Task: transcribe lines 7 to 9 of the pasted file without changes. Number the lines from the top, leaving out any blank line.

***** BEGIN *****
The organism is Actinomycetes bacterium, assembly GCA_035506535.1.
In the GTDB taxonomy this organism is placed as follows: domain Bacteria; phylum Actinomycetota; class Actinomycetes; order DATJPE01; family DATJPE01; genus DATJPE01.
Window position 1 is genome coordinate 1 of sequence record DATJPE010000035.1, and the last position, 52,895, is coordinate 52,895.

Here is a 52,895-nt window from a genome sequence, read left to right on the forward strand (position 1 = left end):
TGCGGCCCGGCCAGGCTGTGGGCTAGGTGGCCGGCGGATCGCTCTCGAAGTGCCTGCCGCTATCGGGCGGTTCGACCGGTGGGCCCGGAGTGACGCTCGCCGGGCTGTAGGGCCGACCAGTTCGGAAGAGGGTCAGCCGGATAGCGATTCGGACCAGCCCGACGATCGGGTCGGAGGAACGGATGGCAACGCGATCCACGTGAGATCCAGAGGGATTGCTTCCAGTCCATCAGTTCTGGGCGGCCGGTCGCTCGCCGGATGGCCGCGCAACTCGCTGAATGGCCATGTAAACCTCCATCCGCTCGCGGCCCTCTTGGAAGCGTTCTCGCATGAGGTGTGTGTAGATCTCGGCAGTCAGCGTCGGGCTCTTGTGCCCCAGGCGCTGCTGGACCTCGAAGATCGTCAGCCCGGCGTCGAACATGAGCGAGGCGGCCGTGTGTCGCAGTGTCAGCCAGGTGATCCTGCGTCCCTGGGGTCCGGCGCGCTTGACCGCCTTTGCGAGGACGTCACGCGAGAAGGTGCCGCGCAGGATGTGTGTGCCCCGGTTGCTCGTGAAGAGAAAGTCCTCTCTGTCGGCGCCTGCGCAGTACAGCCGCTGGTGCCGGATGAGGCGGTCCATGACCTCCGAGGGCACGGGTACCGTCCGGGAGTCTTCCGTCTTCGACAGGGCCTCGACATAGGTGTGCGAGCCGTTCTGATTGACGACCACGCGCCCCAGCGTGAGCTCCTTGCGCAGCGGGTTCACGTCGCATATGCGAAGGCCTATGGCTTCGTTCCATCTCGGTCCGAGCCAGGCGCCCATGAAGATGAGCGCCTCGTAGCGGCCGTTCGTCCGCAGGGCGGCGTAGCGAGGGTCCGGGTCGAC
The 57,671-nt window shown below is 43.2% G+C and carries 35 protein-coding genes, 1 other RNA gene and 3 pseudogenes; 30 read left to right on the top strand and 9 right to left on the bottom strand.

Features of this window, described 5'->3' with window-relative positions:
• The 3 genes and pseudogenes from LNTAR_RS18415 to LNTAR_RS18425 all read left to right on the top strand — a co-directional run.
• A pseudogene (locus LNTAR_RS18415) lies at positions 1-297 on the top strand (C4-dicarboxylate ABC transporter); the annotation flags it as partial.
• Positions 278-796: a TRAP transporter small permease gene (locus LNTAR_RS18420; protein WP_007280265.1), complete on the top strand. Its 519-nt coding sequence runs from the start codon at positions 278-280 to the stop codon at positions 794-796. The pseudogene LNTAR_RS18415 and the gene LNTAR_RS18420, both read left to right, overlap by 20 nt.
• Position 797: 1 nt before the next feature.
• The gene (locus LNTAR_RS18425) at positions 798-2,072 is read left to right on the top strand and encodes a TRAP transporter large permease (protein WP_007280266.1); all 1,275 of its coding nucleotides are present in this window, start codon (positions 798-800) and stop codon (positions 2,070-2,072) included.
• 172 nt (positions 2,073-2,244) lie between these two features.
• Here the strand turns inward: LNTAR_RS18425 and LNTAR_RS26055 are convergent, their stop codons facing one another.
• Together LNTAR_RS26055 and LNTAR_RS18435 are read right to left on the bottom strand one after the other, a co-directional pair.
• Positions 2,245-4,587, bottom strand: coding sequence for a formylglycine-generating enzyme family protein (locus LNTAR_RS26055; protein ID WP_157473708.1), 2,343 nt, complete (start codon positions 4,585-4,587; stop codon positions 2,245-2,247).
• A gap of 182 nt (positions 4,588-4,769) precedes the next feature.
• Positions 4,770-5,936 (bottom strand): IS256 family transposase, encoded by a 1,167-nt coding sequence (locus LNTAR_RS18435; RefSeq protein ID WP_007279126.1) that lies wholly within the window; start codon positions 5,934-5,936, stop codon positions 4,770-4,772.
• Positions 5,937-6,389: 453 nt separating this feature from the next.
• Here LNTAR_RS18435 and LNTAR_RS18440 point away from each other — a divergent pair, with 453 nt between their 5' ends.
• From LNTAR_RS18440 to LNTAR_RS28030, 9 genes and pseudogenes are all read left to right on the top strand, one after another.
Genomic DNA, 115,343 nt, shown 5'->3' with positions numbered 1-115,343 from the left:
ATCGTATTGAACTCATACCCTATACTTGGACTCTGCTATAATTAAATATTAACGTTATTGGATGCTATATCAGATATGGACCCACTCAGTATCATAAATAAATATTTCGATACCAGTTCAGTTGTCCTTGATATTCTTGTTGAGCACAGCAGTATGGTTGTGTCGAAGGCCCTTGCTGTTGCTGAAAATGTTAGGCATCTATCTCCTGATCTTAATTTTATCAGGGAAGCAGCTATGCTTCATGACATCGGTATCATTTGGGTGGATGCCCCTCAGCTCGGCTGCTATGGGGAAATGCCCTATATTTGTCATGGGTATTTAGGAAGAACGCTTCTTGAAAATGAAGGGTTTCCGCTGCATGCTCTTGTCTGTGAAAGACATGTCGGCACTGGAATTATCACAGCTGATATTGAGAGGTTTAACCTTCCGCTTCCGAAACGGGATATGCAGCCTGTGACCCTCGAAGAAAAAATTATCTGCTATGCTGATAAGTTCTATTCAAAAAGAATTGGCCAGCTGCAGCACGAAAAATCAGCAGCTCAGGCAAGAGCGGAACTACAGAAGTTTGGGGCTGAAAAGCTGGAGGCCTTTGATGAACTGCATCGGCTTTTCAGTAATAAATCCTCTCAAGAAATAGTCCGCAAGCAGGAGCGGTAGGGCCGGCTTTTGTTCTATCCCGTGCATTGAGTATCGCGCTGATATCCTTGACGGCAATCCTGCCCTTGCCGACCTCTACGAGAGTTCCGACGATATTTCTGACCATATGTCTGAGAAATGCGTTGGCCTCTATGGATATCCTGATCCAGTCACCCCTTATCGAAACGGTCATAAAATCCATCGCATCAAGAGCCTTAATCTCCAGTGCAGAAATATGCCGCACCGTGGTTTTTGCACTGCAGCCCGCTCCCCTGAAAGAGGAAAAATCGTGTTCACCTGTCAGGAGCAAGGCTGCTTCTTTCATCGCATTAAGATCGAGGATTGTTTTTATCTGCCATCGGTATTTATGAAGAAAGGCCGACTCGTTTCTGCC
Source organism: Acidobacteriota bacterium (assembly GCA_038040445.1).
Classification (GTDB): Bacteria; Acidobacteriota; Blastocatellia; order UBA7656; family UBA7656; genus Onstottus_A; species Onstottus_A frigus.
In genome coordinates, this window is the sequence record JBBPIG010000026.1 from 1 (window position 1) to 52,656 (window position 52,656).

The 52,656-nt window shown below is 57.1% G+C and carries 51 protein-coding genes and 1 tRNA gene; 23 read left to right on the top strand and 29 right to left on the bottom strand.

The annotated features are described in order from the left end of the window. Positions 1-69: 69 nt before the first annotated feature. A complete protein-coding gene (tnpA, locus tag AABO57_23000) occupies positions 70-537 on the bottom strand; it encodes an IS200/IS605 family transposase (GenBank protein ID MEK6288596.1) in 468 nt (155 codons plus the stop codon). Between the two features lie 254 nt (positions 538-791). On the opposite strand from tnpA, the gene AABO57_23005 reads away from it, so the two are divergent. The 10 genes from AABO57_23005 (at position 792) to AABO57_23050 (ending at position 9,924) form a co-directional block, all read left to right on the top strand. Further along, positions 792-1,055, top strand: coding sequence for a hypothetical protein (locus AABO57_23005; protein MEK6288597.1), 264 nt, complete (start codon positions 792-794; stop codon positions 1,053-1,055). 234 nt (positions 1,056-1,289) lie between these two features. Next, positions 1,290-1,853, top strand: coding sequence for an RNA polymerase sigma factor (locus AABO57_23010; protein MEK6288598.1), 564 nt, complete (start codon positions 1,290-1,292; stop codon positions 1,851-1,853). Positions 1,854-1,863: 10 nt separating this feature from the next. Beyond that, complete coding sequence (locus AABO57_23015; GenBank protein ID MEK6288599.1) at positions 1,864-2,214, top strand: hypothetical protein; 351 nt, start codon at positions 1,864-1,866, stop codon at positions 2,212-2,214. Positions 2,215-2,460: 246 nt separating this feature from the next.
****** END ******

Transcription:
Features of this window, described 5'->3' with window-relative positions:
• The 3 genes and pseudogenes from LNTAR_RS18415 to LNTAR_RS18425 all read left to right on the top strand — a co-directional run.
• A pseudogene (locus LNTAR_RS18415) lies at positions 1-297 on the top strand (C4-dicarboxylate ABC transporter); the annotation flags it as partial.